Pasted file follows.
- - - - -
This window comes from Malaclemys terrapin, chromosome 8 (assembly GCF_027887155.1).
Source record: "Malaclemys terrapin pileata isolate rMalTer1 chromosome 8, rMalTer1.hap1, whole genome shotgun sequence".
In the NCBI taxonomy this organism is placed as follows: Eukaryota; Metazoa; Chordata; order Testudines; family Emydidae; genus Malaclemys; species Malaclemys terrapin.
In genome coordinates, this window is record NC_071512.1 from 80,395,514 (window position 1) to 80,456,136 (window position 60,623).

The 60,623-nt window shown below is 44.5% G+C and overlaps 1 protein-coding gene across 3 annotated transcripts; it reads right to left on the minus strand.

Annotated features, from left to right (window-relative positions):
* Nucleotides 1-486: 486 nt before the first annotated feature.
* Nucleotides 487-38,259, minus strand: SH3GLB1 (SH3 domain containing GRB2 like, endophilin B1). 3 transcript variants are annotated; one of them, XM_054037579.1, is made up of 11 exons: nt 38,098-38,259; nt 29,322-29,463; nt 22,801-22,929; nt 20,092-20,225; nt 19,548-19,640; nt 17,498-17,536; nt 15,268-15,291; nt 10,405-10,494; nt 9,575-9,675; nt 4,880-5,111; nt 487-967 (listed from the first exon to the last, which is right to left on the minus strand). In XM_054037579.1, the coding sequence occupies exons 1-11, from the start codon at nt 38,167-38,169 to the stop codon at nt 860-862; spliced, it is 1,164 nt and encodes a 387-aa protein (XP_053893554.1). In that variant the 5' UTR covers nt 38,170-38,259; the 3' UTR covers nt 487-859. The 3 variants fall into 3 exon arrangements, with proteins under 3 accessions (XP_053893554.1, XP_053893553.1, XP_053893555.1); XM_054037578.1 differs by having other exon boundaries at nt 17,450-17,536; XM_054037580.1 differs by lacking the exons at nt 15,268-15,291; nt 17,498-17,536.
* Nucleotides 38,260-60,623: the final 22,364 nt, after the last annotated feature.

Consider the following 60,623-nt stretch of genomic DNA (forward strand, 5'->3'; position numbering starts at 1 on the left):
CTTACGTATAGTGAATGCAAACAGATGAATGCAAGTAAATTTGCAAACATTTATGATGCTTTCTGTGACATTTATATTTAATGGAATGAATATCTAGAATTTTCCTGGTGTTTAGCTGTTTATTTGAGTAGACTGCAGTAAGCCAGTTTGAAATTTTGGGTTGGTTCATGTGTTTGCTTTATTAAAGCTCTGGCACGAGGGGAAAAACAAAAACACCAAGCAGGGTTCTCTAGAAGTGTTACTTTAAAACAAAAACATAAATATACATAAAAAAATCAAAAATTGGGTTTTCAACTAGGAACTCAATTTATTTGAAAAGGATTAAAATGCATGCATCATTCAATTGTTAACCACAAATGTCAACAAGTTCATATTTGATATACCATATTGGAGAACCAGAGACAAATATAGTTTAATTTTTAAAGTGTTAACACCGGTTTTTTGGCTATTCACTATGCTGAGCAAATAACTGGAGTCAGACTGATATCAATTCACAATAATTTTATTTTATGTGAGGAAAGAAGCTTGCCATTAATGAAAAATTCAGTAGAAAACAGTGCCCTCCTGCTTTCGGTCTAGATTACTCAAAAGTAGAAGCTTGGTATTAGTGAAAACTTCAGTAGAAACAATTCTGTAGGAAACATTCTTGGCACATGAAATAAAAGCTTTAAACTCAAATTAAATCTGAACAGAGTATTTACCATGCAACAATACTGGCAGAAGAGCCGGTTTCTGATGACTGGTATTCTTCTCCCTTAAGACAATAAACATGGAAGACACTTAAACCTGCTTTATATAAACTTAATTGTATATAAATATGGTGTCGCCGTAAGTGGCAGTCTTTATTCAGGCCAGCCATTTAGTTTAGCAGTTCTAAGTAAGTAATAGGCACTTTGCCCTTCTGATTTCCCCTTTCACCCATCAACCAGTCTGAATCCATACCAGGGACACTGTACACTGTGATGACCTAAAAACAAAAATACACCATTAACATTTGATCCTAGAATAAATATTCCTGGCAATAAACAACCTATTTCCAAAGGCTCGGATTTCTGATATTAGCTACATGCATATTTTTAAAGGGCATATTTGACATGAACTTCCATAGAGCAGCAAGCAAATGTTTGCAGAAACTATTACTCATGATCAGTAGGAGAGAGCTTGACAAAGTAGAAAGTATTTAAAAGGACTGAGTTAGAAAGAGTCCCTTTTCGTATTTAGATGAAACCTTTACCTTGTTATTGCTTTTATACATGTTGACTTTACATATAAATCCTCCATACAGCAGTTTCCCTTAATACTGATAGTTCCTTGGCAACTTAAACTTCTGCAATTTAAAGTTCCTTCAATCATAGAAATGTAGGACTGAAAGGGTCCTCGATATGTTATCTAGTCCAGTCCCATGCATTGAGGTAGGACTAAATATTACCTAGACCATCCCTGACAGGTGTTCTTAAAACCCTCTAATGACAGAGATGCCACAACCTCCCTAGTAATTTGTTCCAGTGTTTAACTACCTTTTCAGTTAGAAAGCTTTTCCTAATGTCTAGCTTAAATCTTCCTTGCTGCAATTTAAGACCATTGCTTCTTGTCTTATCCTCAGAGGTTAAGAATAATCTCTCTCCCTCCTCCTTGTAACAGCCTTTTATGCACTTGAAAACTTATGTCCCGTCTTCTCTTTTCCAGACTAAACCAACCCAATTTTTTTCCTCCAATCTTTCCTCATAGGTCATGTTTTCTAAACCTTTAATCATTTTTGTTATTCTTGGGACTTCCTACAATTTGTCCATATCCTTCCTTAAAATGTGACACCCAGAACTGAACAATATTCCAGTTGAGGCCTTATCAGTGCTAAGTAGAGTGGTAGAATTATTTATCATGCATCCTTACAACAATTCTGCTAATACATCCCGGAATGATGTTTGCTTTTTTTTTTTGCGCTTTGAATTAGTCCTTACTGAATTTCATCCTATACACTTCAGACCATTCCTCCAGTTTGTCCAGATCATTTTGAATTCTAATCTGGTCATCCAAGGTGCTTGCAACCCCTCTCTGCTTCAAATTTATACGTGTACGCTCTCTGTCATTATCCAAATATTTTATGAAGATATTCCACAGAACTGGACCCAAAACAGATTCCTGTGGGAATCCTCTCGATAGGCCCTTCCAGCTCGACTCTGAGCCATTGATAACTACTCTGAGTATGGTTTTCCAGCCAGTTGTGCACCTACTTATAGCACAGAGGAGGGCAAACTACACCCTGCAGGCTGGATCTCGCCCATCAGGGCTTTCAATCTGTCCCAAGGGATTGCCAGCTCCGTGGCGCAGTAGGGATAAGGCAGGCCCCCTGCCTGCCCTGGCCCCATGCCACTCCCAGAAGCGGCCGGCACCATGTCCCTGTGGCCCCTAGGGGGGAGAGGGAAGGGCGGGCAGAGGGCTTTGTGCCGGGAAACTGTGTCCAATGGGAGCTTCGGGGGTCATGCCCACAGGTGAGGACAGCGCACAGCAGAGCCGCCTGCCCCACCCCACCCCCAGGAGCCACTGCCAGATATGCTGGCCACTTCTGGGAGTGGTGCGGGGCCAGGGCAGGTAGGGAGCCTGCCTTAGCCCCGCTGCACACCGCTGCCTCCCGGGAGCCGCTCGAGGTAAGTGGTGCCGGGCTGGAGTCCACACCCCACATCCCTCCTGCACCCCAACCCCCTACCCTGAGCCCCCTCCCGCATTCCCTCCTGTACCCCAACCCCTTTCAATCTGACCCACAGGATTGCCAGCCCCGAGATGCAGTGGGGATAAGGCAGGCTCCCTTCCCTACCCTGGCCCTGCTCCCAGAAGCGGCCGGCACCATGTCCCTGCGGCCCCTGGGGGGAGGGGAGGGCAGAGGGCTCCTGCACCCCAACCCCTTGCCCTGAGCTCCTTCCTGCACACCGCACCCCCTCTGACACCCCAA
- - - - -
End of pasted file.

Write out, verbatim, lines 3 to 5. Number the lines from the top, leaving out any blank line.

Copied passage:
In the NCBI taxonomy this organism is placed as follows: Eukaryota; Metazoa; Chordata; order Testudines; family Emydidae; genus Malaclemys; species Malaclemys terrapin.
In genome coordinates, this window is record NC_071512.1 from 80,395,514 (window position 1) to 80,456,136 (window position 60,623).

The 60,623-nt window shown below is 44.5% G+C and overlaps 1 protein-coding gene across 3 annotated transcripts; it reads right to left on the minus strand.